I recently acquired 3 1956 volumes of the monthly French cycling magazine Le Cycliste. I don’t know much about this publication, only that it was originally founded by Paul de Vivie, aka Velocio, in the late 1800’s. Velocio himself, an avid cyclist and competitor, was a champion of derailleur gears as well as small wheeled bicycles. Unfortunately, he died in 1930, but his cycling buddies carried on publishing the magazine for quite some time thereafter. Much of my awareness of Velocio was originally gleaned from my avid reading of Bicycle Quarterly, Jan Heine’s publication which has on occasion re-published some of Velocio’s articles from those early days of cycling’s history.
This particular volume is packed with articles, photos, and some wonderful advertisements. Here are some highlights:
No cycling magazine would be complete without technical specs. This drawing and the related table show various frame dimensions at two different seat tube angles. I am going to study this awhile and see if I glean any new insight into bicycle frame geometry – a topic which seems to lend itself to both mysticism as well as science. Since it’s a rainy, windy day here in Portland, it’s a perfect time to curl up and read.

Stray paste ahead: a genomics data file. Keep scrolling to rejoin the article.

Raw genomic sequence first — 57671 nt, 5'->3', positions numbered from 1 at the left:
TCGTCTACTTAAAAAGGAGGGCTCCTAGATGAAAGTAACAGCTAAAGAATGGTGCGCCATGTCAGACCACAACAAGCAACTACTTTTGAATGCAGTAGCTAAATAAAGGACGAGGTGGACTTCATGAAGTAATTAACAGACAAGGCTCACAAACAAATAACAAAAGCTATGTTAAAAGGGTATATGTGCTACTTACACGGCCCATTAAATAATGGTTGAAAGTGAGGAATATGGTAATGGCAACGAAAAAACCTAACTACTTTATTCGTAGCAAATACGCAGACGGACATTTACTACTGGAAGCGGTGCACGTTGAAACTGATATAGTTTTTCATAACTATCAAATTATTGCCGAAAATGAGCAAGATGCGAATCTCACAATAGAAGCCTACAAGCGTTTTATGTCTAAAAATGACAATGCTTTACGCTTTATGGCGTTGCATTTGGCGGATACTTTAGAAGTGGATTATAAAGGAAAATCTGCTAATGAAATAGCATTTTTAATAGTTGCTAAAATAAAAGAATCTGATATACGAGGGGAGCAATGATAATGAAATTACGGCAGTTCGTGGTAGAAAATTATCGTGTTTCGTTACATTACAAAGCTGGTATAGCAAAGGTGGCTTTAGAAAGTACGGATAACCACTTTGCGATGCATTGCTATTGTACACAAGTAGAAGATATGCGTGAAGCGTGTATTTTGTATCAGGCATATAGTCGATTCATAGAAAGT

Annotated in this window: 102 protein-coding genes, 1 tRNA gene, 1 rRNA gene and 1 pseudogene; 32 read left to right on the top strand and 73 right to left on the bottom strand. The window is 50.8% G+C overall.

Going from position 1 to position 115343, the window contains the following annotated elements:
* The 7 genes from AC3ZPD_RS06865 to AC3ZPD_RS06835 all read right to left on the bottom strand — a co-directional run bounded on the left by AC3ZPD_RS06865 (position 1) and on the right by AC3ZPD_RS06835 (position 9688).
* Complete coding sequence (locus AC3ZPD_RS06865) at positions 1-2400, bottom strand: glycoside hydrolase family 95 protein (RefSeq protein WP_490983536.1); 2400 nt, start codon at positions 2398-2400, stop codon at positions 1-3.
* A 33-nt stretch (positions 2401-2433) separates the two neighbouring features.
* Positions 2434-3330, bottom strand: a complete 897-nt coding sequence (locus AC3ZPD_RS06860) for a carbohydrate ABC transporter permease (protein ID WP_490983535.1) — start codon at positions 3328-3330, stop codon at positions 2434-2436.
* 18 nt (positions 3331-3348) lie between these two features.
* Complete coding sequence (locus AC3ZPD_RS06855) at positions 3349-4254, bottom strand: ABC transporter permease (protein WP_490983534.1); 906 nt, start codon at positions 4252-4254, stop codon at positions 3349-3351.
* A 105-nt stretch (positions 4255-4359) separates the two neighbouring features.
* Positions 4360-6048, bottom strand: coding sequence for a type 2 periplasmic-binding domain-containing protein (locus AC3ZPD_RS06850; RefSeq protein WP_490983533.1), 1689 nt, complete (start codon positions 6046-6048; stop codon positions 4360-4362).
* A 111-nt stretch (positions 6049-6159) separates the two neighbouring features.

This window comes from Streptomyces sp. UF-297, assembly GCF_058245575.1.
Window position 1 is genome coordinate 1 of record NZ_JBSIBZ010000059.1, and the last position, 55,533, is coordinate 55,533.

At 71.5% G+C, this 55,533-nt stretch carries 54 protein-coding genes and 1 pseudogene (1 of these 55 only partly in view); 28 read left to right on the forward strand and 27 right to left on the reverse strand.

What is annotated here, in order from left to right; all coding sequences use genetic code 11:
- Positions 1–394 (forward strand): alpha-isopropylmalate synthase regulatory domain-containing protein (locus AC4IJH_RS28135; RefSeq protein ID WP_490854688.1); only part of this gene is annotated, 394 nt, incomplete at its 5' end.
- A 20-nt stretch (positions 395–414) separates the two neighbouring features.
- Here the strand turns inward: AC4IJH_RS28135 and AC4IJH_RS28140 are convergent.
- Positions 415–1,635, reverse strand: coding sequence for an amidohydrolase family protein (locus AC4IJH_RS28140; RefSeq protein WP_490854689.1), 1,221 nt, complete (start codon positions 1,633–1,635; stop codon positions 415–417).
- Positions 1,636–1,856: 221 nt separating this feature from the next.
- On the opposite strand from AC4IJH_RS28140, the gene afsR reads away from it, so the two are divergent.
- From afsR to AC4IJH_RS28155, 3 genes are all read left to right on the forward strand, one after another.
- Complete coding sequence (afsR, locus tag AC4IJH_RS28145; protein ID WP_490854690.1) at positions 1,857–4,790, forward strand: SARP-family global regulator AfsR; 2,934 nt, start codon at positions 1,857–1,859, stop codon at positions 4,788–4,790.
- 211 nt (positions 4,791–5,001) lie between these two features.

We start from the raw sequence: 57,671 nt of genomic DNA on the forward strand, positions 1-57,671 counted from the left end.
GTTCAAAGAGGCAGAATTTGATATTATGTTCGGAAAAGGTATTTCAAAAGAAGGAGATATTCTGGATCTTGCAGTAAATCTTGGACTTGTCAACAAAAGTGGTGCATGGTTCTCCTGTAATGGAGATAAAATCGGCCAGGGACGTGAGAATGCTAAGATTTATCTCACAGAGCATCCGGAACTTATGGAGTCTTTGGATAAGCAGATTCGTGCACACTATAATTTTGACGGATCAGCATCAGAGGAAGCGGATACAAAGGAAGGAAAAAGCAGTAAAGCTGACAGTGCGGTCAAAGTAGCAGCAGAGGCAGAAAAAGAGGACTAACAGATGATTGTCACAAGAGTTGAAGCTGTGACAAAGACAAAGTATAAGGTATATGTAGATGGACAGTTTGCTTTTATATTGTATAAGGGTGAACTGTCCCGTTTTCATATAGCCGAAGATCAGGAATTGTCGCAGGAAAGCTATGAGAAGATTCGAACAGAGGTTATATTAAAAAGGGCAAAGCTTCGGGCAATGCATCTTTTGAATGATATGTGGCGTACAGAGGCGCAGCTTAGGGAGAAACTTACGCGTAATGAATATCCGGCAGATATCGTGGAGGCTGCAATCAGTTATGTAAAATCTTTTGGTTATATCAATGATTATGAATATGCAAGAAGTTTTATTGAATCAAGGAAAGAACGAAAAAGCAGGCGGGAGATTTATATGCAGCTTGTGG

I’m happy to see others adding vintage bicycle printed material to their blog. Worthwhile pieces aren’t easy to find.
For me, the René Herse ad seals the deal. That alone is worth owning the entire publication.
The ad for the Campagnolo seatpost also conjures up agonizing memories. This same seatpost, by SR Royal (copied from Campy?) came stock on the 1976 Centurion Semi Professional I restored awhile back (http://simplicityvintagecycles.com/2013/04/08/1976-centurion-semi-pro-rejuvenation/). This was the most frustrating seatpost I have ever dealt with. If one had three hands it wouldn’t be so bad but balancing the saddle with the two, separate top clamps and keeping the precarious side clamps from falling off was nearly impossible. Also, although placing the nuts on top of the clamps has a clean look, getting any wrench between the saddle and nuts was probably the worst part of the experience. Even my ratcheting wrenches were nearly useless in such a tight area. Needless to say, I am extremely thankful this design style did not catch on more.
I have that Campy seatpost on my Meral 650b conversion. It is hard to adjust, even with hinged ratcheting wrenches, but at least it’s pretty! http://restoringvintagebicycles.com/2013/03/23/1980-meral-650b-conversion-part-three-fini/